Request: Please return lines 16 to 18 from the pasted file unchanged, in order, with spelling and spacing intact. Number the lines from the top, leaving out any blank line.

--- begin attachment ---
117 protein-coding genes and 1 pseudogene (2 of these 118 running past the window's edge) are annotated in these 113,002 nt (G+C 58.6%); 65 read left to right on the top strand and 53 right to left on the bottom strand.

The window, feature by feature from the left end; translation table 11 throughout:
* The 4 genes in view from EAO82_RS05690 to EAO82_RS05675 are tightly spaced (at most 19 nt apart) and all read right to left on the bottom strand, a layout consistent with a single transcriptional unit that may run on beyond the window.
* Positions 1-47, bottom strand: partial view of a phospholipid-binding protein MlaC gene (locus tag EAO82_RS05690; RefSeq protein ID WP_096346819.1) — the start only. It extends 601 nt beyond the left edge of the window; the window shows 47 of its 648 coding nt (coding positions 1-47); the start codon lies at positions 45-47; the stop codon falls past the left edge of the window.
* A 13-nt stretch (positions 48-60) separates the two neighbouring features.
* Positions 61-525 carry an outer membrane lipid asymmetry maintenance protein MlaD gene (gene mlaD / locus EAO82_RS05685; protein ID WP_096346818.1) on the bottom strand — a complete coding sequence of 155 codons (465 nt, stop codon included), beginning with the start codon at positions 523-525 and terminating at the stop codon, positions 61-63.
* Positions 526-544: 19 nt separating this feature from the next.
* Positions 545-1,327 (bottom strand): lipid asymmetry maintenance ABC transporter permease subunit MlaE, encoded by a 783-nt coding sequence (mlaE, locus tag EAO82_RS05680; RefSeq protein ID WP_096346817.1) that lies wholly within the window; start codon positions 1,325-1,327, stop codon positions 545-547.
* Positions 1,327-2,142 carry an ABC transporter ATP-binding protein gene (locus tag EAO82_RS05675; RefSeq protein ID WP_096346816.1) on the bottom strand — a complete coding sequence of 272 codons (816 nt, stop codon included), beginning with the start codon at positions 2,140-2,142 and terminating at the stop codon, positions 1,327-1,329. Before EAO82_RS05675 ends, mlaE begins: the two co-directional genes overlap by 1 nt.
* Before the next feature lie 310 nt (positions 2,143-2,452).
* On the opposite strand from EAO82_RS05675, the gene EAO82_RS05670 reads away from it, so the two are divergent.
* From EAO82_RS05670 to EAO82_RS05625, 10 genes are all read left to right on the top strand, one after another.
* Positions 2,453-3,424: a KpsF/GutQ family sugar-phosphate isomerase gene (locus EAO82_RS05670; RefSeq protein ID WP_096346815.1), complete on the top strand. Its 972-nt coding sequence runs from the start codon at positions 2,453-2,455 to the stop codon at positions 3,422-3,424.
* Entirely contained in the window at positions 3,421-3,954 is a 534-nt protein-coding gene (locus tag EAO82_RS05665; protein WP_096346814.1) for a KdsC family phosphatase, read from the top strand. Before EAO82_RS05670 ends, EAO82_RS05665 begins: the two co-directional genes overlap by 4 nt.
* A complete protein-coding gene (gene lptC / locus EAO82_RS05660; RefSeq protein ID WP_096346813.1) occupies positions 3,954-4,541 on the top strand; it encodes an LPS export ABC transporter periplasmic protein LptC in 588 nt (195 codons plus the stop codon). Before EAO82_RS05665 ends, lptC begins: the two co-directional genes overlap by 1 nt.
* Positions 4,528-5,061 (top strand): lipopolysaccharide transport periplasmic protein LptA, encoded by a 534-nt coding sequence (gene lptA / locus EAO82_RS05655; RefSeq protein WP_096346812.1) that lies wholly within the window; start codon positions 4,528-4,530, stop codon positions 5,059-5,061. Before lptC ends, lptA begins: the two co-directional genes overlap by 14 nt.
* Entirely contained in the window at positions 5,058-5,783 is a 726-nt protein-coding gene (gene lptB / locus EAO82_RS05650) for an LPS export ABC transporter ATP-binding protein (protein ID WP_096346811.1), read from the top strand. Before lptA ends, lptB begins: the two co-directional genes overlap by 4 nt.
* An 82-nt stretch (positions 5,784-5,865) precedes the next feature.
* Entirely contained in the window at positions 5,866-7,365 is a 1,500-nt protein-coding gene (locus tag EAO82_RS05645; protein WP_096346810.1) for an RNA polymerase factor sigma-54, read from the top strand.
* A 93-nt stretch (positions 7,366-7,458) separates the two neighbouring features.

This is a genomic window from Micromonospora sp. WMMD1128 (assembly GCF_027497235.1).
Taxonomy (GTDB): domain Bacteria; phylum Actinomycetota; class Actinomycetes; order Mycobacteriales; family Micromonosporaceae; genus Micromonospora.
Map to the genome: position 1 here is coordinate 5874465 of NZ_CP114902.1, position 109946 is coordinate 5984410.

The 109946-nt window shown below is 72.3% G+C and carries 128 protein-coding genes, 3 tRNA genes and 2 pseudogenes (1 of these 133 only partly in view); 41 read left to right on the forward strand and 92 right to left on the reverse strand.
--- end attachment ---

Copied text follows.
* Positions 4,528-5,061 (top strand): lipopolysaccharide transport periplasmic protein LptA, encoded by a 534-nt coding sequence (gene lptA / locus EAO82_RS05655; RefSeq protein WP_096346812.1) that lies wholly within the window; start codon positions 4,528-4,530, stop codon positions 5,059-5,061. Before lptC ends, lptA begins: the two co-directional genes overlap by 14 nt.
* Entirely contained in the window at positions 5,058-5,783 is a 726-nt protein-coding gene (gene lptB / locus EAO82_RS05650) for an LPS export ABC transporter ATP-binding protein (protein ID WP_096346811.1), read from the top strand. Before lptA ends, lptB begins: the two co-directional genes overlap by 4 nt.
* An 82-nt stretch (positions 5,784-5,865) precedes the next feature.